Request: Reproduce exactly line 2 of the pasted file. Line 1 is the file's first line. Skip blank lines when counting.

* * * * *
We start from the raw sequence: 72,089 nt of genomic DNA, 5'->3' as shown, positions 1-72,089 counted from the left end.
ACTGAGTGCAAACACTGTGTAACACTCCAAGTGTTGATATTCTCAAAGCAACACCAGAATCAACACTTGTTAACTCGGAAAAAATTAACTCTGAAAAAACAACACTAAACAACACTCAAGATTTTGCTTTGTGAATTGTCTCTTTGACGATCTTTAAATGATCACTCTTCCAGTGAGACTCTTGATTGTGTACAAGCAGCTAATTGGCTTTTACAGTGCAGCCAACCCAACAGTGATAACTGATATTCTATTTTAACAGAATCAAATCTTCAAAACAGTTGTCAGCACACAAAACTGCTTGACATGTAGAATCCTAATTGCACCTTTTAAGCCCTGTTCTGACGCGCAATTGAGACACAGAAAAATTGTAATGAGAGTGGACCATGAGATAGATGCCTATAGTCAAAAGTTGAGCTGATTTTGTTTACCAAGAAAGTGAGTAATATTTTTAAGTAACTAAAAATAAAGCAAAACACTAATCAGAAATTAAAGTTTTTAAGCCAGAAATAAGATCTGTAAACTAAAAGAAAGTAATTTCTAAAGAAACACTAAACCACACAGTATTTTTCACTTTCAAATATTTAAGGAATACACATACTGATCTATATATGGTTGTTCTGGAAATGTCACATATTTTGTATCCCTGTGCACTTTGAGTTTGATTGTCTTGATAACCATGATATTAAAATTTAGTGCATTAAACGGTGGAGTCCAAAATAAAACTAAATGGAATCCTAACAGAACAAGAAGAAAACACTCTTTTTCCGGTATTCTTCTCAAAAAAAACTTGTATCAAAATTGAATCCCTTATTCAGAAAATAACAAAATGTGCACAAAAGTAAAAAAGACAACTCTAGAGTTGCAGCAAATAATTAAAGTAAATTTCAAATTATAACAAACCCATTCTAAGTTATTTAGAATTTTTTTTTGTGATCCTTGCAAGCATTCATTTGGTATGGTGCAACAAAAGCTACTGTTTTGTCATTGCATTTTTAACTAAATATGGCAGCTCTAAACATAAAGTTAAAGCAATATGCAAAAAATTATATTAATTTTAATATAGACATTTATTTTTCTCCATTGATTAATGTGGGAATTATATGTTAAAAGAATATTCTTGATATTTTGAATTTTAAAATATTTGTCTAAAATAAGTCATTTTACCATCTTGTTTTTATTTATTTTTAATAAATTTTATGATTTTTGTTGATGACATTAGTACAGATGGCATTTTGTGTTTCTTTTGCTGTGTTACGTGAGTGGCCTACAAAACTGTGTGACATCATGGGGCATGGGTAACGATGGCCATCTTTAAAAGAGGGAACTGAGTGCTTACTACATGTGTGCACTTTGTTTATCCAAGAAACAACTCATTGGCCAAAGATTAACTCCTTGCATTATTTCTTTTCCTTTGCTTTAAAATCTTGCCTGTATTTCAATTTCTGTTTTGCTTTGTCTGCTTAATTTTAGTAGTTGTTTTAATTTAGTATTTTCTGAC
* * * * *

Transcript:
ACTGAGTGCAAACACTGTGTAACACTCCAAGTGTTGATATTCTCAAAGCAACACCAGAATCAACACTTGTTAACTCGGAAAAAATTAACTCTGAAAAAACAACACTAAACAACACTCAAGATTTTGCTTTGTGAATTGTCTCTTTGACGATCTTTAAATGATCACTCTTCCAGTGAGACTCTTGATTGTGTACAAGCAGCTAATTGGCTTTTACAGTGCAGCCAACCCAACAGTGATAACTGATATTCTATTTTAACAGAATCAAATCTTCAAAACAGTTGTCAGCACACAAAACTGCTTGACATGTAGAATCCTAATTGCACCTTTTAAGCCCTGTTCTGACGCGCAATTGAGACACAGAAAAATTGTAATGAGAGTGGACCATGAGATAGATGCCTATAGTCAAAAGTTGAGCTGATTTTGTTTACCAAGAAAGTGAGTAATATTTTTAAGTAACTAAAAATAAAGCAAAACACTAATCAGAAATTAAAGTTTTTAAGCCAGAAATAAGATCTGTAAACTAAAAGAAAGTAATTTCTAAAGAAACACTAAACCACACAGTATTTTTCACTTTCAAATATTTAAGGAATACACATACTGATCTATATATGGTTGTTCTGGAAATGTCACATATTTTGTATCCCTGTGCACTTTGAGTTTGATTGTCTTGATAACCATGATATTAAAATTTAGTGCATTAAACGGTGGAGTCCAAAATAAAACTAAATGGAATCCTAACAGAACAAGAAGAAAACACTCTTTTTCCGGTATTCTTCTCAAAAAAAACTTGTATCAAAATTGAATCCCTTATTCAGAAAATAACAAAATGTGCACAAAAGTAAAAAAGACAACTCTAGAGTTGCAGCAAATAATTAAAGTAAATTTCAAATTATAACAAACCCATTCTAAGTTATTTAGAATTTTTTTTTGTGATCCTTGCAAGCATTCATTTGGTATGGTGCAACAAAAGCTACTGTTTTGTCATTGCATTTTTAACTAAATATGGCAGCTCTAAACATAAAGTTAAAGCAATATGCAAAAAATTATATTAATTTTAATATAGACATTTATTTTTCTCCATTGATTAATGTGGGAATTATATGTTAAAAGAATATTCTTGATATTTTGAATTTTAAAATATTTGTCTAAAATAAGTCATTTTACCATCTTGTTTTTATTTATTTTTAATAAATTTTATGATTTTTGTTGATGACATTAGTACAGATGGCATTTTGTGTTTCTTTTGCTGTGTTACGTGAGTGGCCTACAAAACTGTGTGACATCATGGGGCATGGGTAACGATGGCCATCTTTAAAAGAGGGAACTGAGTGCTTACTACATGTGTGCACTTTGTTTATCCAAGAAACAACTCATTGGCCAAAGATTAACTCCTTGCATTATTTCTTTTCCTTTGCTTTAAAATCTTGCCTGTATTTCAATTTCTGTTTTGCTTTGTCTGCTTAATTTTAGTAGTTGTTTTAATTTAGTATTTTCTGAC